Various articles claim that behaviorally managed portfolios have not achieved higher returns than those managed in traditional styles, such as growth and value. I believe that the lack of success is mostly due to the incorrect application of behavioral finance to the management of portfolios and that behavioral tools can help investors meet and exceed investment objectives.
Among the more puzzling phenomena in finance is the apparent negative empirical relationship between standard measures of risk and reward in equities. Established financial theory dictates that investors expect to be compensated for taking risk, yet the negative relationship between volatility and future stock returns is well documented (Fama and French,, and Frazzini and Pedersen,), standing as an empirical critique of the Capital Asset Pricing Model (CAPM).
Recent market volatility and the growing interest in minimum volatility strategies have increased scrutiny on this puzzling phenomenon. Research by Barberis and Huang proposes a behavioral rationale for the apparent volatility anomaly. Based on Kahneman and Tversky’s
cumulative prospect theory, they postulate that investors have an explicit preference for stocks with lottery-like payoffs, or a low probability of a very high return.
Stocks with a history of infrequent extreme positive returns without a commensurate frequency of similarly strong below-average returns are said to demonstrate positive “skewness.” A behavioral preference for stocks with lottery-like payoffs leads positively skewed stocks to be “overpriced” under the mean-variance assumptions of CAPM, leading to subsequent negative average excess returns.
Recent research has demonstrated that the volatility anomaly may be explained by the negative relationship between skewness and future returns. Investors with a behavioral bias for stocks with lottery-like payoffs appear willing to pay a premium for stocks with high skewness.
For portfolios where skewness is low, expected returns increase with higher levels of risk consistent with CAPM. This relationship is reversed for high levels of skewness where the assumption of normally distributed returns does not hold. On average, skewness increases with higher levels of volatility. As a result, stocks with both high levels of volatility and high historical return skewness exhibit extremely low future returns. Behavioral tools can improve stock picking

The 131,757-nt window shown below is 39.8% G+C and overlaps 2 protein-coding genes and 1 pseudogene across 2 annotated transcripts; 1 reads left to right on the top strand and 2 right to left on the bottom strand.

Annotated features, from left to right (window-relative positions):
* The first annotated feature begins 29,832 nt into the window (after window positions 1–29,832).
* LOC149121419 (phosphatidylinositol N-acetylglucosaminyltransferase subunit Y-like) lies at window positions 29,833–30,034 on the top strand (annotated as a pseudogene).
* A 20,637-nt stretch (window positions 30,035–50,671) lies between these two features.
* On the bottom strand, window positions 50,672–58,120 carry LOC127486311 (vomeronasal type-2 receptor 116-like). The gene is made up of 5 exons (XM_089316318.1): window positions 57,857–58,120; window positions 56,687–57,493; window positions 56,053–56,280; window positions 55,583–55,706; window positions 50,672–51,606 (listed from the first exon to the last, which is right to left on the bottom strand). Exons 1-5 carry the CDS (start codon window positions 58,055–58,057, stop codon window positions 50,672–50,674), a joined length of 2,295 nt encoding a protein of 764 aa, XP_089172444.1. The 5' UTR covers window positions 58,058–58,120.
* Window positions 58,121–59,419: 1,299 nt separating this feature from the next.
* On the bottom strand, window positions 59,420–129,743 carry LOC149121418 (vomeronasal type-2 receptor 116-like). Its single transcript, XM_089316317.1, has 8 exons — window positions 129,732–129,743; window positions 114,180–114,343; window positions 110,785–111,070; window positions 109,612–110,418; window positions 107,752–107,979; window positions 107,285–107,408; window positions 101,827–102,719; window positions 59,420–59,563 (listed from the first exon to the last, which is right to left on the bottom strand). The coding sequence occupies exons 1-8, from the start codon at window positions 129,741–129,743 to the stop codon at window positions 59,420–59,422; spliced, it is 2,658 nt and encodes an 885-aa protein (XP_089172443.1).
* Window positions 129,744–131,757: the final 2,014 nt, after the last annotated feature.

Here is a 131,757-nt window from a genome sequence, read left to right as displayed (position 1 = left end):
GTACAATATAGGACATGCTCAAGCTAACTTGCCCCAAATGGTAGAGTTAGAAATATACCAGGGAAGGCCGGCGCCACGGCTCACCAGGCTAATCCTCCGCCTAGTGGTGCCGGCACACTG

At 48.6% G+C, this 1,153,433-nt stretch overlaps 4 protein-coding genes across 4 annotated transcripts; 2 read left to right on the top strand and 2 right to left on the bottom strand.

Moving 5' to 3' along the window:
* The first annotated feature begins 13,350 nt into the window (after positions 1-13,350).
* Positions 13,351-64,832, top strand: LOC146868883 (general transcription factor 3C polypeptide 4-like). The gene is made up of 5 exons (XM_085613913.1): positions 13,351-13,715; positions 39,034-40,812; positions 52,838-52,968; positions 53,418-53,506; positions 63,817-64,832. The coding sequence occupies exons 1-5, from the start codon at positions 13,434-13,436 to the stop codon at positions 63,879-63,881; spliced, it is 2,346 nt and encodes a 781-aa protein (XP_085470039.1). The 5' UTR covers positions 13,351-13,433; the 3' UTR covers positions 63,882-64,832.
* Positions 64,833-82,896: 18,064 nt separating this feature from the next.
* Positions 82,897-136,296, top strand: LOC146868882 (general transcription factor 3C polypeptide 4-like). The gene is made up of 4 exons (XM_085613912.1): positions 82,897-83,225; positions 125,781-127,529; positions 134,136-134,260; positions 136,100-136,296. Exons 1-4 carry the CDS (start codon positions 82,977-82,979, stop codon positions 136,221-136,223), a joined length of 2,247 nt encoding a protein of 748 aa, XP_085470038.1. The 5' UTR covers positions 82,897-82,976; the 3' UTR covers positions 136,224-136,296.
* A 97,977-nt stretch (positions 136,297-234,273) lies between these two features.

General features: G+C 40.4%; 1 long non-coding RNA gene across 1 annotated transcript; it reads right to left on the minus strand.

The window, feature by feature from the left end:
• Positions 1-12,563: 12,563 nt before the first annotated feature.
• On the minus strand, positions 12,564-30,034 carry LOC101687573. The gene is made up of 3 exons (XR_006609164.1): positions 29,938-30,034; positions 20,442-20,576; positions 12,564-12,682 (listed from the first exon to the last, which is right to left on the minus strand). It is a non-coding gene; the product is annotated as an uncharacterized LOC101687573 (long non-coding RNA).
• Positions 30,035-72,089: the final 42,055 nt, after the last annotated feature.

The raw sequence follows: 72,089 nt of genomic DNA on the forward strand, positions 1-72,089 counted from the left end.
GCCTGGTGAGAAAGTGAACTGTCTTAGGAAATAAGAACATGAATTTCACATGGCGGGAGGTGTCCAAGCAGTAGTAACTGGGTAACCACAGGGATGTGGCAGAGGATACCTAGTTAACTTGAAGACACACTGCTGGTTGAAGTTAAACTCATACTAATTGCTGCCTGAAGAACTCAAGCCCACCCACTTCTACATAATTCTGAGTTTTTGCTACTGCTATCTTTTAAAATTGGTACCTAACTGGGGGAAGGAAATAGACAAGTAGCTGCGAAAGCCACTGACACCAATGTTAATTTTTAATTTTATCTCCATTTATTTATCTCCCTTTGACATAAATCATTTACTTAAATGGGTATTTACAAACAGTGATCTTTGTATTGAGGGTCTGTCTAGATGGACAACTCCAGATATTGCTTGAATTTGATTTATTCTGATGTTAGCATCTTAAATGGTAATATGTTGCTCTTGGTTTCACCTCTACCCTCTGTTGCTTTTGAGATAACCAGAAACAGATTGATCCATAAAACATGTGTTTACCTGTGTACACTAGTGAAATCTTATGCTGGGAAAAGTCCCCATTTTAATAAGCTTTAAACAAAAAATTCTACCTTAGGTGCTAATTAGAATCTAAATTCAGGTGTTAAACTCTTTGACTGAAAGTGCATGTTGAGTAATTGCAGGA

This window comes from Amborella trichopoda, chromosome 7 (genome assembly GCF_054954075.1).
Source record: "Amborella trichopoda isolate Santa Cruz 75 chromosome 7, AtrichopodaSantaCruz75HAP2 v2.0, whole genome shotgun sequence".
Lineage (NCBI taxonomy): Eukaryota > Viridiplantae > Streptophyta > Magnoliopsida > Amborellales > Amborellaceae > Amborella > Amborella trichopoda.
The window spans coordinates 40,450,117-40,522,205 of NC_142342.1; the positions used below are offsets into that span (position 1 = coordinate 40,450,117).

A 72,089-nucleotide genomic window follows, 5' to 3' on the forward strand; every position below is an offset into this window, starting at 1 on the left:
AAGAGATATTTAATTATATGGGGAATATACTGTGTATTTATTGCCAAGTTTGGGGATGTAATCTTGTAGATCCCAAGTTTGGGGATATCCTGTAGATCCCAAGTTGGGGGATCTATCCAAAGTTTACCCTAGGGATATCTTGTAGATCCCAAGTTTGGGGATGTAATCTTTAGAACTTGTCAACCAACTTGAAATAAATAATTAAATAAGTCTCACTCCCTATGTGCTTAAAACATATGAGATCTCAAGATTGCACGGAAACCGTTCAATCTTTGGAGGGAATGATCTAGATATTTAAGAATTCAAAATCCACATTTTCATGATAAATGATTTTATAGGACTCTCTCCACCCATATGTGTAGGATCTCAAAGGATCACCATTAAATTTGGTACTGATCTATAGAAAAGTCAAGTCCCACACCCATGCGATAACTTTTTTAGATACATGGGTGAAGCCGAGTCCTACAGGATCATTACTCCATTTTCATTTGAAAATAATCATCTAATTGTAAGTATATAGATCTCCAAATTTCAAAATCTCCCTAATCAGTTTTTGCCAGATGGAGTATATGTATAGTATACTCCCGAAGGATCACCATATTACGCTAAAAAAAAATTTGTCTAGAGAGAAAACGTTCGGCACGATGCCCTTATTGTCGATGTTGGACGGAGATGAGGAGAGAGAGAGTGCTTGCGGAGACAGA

Stock selection, I believe, can also be improved by the use of behavioral tools. Empirical academic research has highlighted two types of pervasive investor behavior which impact share prices, causing them to diverge from those predicted by the Efficient Markets Hypothesis (EMH); underreaction of stock prices to news and overreaction or anchoring to a stream of good or bad news.
As an example, consider a company that has just reported a positive earnings surprise due to some fundamental improvement in its business. If EMH held, then the stock price should immediately change to the new equilibrium price where all the new information would be reflected.
However, in practice, analysts and investors will take a series of steps to fully reflect the new available information and, therefore, an investor who buys on the announcement of the news can generate a positive excess return. When a company’s fortunes change from negative to positive and vice versa, investors tend to overreact and anchor on the past. As a result, it takes time for the change to be reflected in the share price. Similar to underreaction, an investor can generate excess returns by focusing on those companies where investors anchor.
Portfolio managers are, like the rest of us, flawed individuals. They tend to make behavioral mistakes despite awareness that investors are not always rational. Allianz Global Investors Capital has been working closely for the past year with Cabot Research to identify and point out inefficient behaviors to our portfolio managers. We then work with them to avoid similar behavior in the future.
Through proprietary analysis, Cabot Research evaluates every buy and sell in a portfolio and separates each into winners and losers. We can then create a profile of successful and unsuccessful buys and sells. In addition, we can measure the impact of decisions about holding period and position sizing. Another key area for study is how the manager behaves with respect to significant underperformers. The goal is to end up with a list of manager behaviors that can be observed and corrected.
Regret aversion limits returns
For example, we have found that portfolios often exhibit “regret aversion” – the tendency not to reach full position weight in a timely manner. Portfolio managers tend not to buy a complete position in a stock which rises in price after purchase. This can cost the portfolio relative return because of the tendency of investors to underreact. A second significant effect is the “endowment effect” – the tendency to hold older winners too long. In this case, a portfolio manager will overvalue a stock in the portfolio and not sell it when fortunes turn. This is the anchoring effect mentioned above.
Once again, timely sales could enhance portfolio returns. Other potential behaviors include risk aversion, the tendency to sell young winners well before they have contributed their full alpha to the portfolio; avoidance of pain, a manager’s tendency to sell stocks as they are experiencing a substantial drop in price; and loss aversion, the reluctance to sell losers in hope of their possible recovery.
Behavioral finance has been shown to positively impact investors’ financial decision-making. By applying the behavioral toolbox to strategy, design, stock selection and portfolio evaluation, we can use these same tools to better meet and exceed our clients’ expectations.
This article was first published in April.